Eight Men Out Poster Image
Rated
PG
Runtime 119 min
Ratings
86% critics Rotten Tomatoes
80% audience Rotten Tomatoes
Age 11+ Common Sense Media
Genre Drama, History, Sport
Release 06/29/89
Actors John Cusack, Clifton James, Jace Alexander
Directors John Sayles
A semi-fictionalized account of the scandal surrounding the 1919 World Series, coined the Black Sox Scandal, is presented. The Chicago White Sox, considered the cream of the crop and one of the best major league teams ever, has just won the American League pennant, and are odds on favorites to win the World Series against the Reds. While team owner Charles A. Comiskey publicly crows about the superiority of the team he has assembled especially in their cohesion, he is unaware that arguably the cohesion in the players' determination to win is matched only by their feeling of unappreciation by Comiskey, especially financially as he screws them over time and time again on promises made. Sensing an opportunity, professional gamblers begin to feel out who they believe may be sympathetic Chicago players to a game and/or series fixing scheme, especially lucrative seeing as the to the disparity between the two teams. There end up being eight players "in" to various degrees, from being the "all in" negotiators between the gamblers and the players, to those somewhat unaware of what is happening, to those just in the know but remain silent. Things quickly go off the rails as each individual and group is looking out solely for his own interest, from the disparate groups of players, to the gamblers, to the scheme financiers, to the team owners - Comiskey and others - as closely watching sports journalists can see that some of the Sox players are not playing as hard or as well as they can.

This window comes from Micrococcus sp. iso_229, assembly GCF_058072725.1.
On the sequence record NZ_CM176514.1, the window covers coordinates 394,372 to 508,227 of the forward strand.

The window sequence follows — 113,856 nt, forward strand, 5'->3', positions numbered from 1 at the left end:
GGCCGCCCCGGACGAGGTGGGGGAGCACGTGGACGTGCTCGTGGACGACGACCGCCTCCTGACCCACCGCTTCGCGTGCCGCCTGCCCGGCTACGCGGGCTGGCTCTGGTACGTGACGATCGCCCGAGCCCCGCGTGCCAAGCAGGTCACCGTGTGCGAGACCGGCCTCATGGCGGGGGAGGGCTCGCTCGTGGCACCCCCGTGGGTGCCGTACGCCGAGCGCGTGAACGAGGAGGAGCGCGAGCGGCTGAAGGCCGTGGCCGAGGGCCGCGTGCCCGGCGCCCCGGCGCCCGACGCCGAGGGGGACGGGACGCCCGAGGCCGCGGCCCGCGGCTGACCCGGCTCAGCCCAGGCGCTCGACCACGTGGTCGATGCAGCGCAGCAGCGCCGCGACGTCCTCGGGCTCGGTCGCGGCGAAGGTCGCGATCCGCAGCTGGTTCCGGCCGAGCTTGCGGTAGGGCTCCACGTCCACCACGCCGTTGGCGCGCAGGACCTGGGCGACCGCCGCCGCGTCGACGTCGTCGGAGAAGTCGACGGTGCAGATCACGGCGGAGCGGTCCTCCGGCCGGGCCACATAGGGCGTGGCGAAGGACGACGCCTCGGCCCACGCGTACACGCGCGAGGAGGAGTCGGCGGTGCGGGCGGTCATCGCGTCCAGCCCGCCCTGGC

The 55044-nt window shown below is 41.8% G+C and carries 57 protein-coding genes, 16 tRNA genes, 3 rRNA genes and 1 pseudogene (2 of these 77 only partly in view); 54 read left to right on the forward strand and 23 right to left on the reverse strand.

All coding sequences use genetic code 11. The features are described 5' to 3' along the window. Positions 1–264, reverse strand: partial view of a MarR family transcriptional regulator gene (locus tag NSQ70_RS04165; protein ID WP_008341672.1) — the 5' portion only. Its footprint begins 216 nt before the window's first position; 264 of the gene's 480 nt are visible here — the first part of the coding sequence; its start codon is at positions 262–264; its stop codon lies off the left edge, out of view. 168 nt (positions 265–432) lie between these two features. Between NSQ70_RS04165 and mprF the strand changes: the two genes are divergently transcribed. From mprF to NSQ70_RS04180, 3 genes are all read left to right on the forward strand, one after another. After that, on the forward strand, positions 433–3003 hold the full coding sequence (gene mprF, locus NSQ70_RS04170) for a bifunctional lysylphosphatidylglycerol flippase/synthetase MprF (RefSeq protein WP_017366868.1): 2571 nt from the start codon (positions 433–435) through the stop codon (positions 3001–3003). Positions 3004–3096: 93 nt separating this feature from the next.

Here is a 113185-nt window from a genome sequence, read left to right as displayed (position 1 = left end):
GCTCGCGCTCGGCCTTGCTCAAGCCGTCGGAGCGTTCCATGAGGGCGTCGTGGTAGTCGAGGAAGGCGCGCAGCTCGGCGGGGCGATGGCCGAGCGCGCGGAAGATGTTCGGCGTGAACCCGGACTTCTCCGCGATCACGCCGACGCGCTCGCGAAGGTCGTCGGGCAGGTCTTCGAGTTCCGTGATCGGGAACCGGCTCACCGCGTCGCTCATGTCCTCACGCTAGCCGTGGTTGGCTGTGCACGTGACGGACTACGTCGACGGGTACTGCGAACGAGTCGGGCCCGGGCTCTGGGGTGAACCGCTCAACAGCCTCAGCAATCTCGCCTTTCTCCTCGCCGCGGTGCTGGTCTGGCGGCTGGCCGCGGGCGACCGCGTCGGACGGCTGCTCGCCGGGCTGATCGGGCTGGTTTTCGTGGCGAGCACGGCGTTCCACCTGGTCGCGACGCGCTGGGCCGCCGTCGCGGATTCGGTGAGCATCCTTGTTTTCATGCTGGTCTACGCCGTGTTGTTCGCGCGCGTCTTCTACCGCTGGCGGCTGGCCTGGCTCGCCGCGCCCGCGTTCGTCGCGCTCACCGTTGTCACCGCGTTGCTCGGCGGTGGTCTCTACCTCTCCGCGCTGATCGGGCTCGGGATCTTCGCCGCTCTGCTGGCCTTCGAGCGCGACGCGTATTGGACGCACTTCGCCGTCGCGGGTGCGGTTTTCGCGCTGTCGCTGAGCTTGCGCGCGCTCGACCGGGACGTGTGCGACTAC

Genre Drama, History, Sport
Release 06/29/89
Actors John Cusack, Clifton James, Jace Alexander
Directors John Sayles
A semi-fictionalized account of the scandal surrounding the 1919 World Series, coined the Black Sox Scandal, is presented. The Chicago White Sox, considered the cream of the crop and one of the best major league teams ever, has just won the American League pennant, and are odds on favorites to win the World Series against the Reds. While team owner Charles A. Comiskey publicly crows about the superiority of the team he has assembled especially in their cohesion, he is unaware that arguably the cohesion in the players' determination to win is matched only by their feeling of unappreciation by Comiskey, especially financially as he screws them over time and time again on promises made. Sensing an opportunity, professional gamblers begin to feel out who they believe may be sympathetic Chicago players to a game and/or series fixing scheme, especially lucrative seeing as the to the disparity between the two teams. There end up being eight players "in" to various degrees, from being the "all in" negotiators between the gamblers and the players, to those somewhat unaware of what is happening, to those just in the know but remain silent. Things quickly go off the rails as each individual and group is looking out solely for his own interest, from the disparate groups of players, to the gamblers, to the scheme financiers, to the team owners - Comiskey and others - as closely watching sports journalists can see that some of the Sox players are not playing as hard or as well as they can.